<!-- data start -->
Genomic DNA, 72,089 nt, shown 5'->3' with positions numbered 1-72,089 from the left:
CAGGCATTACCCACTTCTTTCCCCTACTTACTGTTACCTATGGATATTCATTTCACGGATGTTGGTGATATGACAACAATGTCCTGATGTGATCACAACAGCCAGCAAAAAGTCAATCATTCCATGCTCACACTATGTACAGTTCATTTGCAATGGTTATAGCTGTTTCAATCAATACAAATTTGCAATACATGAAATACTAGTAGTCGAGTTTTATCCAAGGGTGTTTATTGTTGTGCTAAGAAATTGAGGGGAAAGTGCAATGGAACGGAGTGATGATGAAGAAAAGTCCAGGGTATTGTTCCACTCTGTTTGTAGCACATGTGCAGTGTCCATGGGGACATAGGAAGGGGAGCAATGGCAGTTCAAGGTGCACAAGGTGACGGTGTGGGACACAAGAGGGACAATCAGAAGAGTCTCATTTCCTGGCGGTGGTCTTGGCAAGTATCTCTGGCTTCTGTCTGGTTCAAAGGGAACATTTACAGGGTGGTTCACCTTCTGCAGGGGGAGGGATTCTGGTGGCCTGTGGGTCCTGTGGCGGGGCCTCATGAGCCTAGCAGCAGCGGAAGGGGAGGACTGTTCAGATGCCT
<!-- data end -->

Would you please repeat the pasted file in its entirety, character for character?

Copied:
Genomic DNA, 72,089 nt, shown 5'->3' with positions numbered 1-72,089 from the left:
CAGGCATTACCCACTTCTTTCCCCTACTTACTGTTACCTATGGATATTCATTTCACGGATGTTGGTGATATGACAACAATGTCCTGATGTGATCACAACAGCCAGCAAAAAGTCAATCATTCCATGCTCACACTATGTACAGTTCATTTGCAATGGTTATAGCTGTTTCAATCAATACAAATTTGCAATACATGAAATACTAGTAGTCGAGTTTTATCCAAGGGTGTTTATTGTTGTGCTAAGAAATTGAGGGGAAAGTGCAATGGAACGGAGTGATGATGAAGAAAAGTCCAGGGTATTGTTCCACTCTGTTTGTAGCACATGTGCAGTGTCCATGGGGACATAGGAAGGGGAGCAATGGCAGTTCAAGGTGCACAAGGTGACGGTGTGGGACACAAGAGGGACAATCAGAAGAGTCTCATTTCCTGGCGGTGGTCTTGGCAAGTATCTCTGGCTTCTGTCTGGTTCAAAGGGAACATTTACAGGGTGGTTCACCTTCTGCAGGGGGAGGGATTCTGGTGGCCTGTGGGTCCTGTGGCGGGGCCTCATGAGCCTAGCAGCAGCGGAAGGGGAGGACTGTTCAGATGCCT